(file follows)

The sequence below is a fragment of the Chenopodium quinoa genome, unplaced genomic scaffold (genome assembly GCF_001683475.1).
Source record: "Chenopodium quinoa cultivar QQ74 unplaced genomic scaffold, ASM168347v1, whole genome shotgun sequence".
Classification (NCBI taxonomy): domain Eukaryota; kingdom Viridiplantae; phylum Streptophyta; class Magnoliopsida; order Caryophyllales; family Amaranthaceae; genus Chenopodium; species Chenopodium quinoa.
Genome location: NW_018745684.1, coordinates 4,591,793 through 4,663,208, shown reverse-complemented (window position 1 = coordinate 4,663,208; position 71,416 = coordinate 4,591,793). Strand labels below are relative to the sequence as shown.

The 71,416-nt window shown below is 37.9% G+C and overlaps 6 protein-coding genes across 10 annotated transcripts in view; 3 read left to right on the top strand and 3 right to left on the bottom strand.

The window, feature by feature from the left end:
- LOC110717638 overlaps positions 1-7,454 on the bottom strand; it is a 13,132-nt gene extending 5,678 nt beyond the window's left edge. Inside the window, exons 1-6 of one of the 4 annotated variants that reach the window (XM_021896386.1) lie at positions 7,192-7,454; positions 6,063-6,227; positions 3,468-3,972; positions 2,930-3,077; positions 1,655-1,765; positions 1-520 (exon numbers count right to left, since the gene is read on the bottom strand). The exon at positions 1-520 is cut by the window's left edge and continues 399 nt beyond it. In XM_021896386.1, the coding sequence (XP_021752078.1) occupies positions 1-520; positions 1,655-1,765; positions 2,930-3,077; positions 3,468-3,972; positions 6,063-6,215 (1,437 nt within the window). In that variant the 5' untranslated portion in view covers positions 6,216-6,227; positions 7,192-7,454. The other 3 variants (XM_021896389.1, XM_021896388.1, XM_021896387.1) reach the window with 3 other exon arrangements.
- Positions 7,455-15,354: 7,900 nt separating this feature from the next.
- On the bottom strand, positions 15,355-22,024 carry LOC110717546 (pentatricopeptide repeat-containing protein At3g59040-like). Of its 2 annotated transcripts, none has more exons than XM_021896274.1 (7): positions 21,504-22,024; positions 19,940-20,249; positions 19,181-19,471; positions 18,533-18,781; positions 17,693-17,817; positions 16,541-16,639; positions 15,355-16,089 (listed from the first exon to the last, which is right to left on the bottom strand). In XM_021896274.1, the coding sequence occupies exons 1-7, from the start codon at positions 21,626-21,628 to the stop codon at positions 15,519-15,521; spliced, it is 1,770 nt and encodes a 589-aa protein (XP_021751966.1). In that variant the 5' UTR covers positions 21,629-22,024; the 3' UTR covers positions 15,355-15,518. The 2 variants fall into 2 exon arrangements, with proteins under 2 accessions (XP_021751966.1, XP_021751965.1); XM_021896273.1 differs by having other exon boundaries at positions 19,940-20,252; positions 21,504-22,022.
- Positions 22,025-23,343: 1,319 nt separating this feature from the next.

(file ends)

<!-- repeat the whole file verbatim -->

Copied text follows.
The sequence below is a fragment of the Chenopodium quinoa genome, unplaced genomic scaffold (genome assembly GCF_001683475.1).
Source record: "Chenopodium quinoa cultivar QQ74 unplaced genomic scaffold, ASM168347v1, whole genome shotgun sequence".
Classification (NCBI taxonomy): domain Eukaryota; kingdom Viridiplantae; phylum Streptophyta; class Magnoliopsida; order Caryophyllales; family Amaranthaceae; genus Chenopodium; species Chenopodium quinoa.
Genome location: NW_018745684.1, coordinates 4,591,793 through 4,663,208, shown reverse-complemented (window position 1 = coordinate 4,663,208; position 71,416 = coordinate 4,591,793). Strand labels below are relative to the sequence as shown.

The 71,416-nt window shown below is 37.9% G+C and overlaps 6 protein-coding genes across 10 annotated transcripts in view; 3 read left to right on the top strand and 3 right to left on the bottom strand.

The window, feature by feature from the left end:
- LOC110717638 overlaps positions 1-7,454 on the bottom strand; it is a 13,132-nt gene extending 5,678 nt beyond the window's left edge. Inside the window, exons 1-6 of one of the 4 annotated variants that reach the window (XM_021896386.1) lie at positions 7,192-7,454; positions 6,063-6,227; positions 3,468-3,972; positions 2,930-3,077; positions 1,655-1,765; positions 1-520 (exon numbers count right to left, since the gene is read on the bottom strand). The exon at positions 1-520 is cut by the window's left edge and continues 399 nt beyond it. In XM_021896386.1, the coding sequence (XP_021752078.1) occupies positions 1-520; positions 1,655-1,765; positions 2,930-3,077; positions 3,468-3,972; positions 6,063-6,215 (1,437 nt within the window). In that variant the 5' untranslated portion in view covers positions 6,216-6,227; positions 7,192-7,454. The other 3 variants (XM_021896389.1, XM_021896388.1, XM_021896387.1) reach the window with 3 other exon arrangements.
- Positions 7,455-15,354: 7,900 nt separating this feature from the next.
- On the bottom strand, positions 15,355-22,024 carry LOC110717546 (pentatricopeptide repeat-containing protein At3g59040-like). Of its 2 annotated transcripts, none has more exons than XM_021896274.1 (7): positions 21,504-22,024; positions 19,940-20,249; positions 19,181-19,471; positions 18,533-18,781; positions 17,693-17,817; positions 16,541-16,639; positions 15,355-16,089 (listed from the first exon to the last, which is right to left on the bottom strand). In XM_021896274.1, the coding sequence occupies exons 1-7, from the start codon at positions 21,626-21,628 to the stop codon at positions 15,519-15,521; spliced, it is 1,770 nt and encodes a 589-aa protein (XP_021751966.1). In that variant the 5' UTR covers positions 21,629-22,024; the 3' UTR covers positions 15,355-15,518. The 2 variants fall into 2 exon arrangements, with proteins under 2 accessions (XP_021751966.1, XP_021751965.1); XM_021896273.1 differs by having other exon boundaries at positions 19,940-20,252; positions 21,504-22,022.
- Positions 22,025-23,343: 1,319 nt separating this feature from the next.